I took a four-week “writing the other” class led by two sensitivity readers a while back. It was about how to properly craft a character with a background with whom the author is unfamiliar.

What became obvious is the instructors were, in my opinion, unqualified. They had no anthro, linguistic, socio, or related training. It seemed their training came from being of a certain racial/ethnic group.

And because I’m a full-blooded Italian who’s never set foot in Italy, I am, of course, unquestionably qualified to speak for the experiences of all Italians everywhere throughout all time.

It’s a wonderful world, ain’t it?

At this point in history…
A writer including a character with an unfamiliar background and getting published is something which could only happen at this point in history (barring vanity publishing) because only at this point in history are people writing stuff and putting it out there with no to little knowledge of what they’re writing about. That attitude among writers and my experience (so far) of sensitivity readers reminds me of my business days when all you needed to claim expertise was to state you were an expert louder than the person sitting next to you.
Continue reading “Ruminations Part 3 – Sensitivity Readers, Part 3 – I Take a “Writing the Other” class”

Search Chapter 12 – Saturday, 19 January 1974

Search is loosely based on a real incident. The incident remains, the story is greatly different.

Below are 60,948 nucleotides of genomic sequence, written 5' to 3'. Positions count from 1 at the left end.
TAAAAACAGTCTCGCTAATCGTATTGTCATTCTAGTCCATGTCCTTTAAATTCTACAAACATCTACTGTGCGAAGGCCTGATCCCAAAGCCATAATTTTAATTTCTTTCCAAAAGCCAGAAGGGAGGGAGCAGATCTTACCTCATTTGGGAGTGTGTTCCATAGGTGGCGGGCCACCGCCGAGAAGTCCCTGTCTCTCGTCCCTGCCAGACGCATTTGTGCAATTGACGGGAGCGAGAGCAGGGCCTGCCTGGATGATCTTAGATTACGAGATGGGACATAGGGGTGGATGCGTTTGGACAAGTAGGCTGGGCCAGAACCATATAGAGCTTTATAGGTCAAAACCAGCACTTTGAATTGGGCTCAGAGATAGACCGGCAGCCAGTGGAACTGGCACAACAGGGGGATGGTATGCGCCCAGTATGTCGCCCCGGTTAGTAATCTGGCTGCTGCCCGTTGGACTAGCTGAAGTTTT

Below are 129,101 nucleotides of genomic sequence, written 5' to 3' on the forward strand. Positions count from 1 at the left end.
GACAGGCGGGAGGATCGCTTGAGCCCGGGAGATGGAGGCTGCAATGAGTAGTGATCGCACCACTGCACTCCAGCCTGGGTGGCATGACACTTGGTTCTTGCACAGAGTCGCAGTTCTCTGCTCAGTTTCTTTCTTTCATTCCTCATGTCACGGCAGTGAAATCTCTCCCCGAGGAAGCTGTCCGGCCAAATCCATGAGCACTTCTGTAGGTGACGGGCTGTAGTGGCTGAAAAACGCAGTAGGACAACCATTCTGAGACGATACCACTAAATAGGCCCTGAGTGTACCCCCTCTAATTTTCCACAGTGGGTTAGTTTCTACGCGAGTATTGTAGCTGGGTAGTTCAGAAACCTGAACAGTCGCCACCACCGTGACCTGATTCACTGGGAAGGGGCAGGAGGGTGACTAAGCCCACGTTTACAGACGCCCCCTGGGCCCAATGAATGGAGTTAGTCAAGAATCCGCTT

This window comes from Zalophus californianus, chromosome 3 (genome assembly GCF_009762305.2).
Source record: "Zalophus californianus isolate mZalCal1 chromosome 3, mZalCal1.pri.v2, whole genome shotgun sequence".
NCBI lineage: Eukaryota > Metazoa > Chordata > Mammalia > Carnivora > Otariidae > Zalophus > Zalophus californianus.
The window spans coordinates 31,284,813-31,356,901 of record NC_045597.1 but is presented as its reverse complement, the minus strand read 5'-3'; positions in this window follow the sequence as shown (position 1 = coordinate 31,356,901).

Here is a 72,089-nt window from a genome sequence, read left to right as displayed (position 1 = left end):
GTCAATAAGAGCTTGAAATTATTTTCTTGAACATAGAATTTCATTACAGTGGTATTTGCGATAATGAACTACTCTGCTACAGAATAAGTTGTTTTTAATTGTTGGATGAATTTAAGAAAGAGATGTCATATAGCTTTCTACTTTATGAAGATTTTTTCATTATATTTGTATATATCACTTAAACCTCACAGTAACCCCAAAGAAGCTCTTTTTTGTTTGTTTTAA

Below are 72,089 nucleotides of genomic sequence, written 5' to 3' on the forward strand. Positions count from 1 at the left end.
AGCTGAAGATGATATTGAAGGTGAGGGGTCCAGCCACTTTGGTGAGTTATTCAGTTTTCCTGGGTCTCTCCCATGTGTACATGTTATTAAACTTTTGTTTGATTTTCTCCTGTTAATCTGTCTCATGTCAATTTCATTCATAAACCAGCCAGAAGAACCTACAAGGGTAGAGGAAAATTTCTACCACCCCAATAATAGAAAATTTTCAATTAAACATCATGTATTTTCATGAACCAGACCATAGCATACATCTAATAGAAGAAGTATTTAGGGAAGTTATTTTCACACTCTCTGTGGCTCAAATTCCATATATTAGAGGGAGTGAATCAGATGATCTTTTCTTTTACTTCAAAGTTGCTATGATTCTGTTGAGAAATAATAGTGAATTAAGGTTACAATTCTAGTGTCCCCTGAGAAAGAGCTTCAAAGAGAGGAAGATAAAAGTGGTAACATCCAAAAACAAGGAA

Enjoy. And remember, it’s still a work in progress. These chapters are rough drafts. I completed a rough draft of the entire novel on 1 June 2021, ~ 8:30pmET. It’s ~103k words, 42 chapters. I mention in earlier posts “…it seems I’ll complete the novel this time. We’ll see.”

It’s seen and done.

Read Search Chapter 11


 

Search Chapter 12 – Saturday, 19 January 1974

Pam watched the grandfather clock tick. She taught Stephanie how to tell time with that clock. She taught her boys how to tell time with that clock.

She hated that clock. For years it stood in her living room, tall and proud, loudly ticking, afraid of nothing, never hiding, its round face looking down at her and constantly reminding her what time it was, how much time had passed, how long she’d have to wait.

Her biggest problem with the clock was Bill’s pleasure in it. He found it and restored it. He already made plans to pass it on to Stephanie when it came time for her to marry.

She stood before it and spit on it. With any luck it’d stain and his repeated polishings wouldn’t be able to get it off.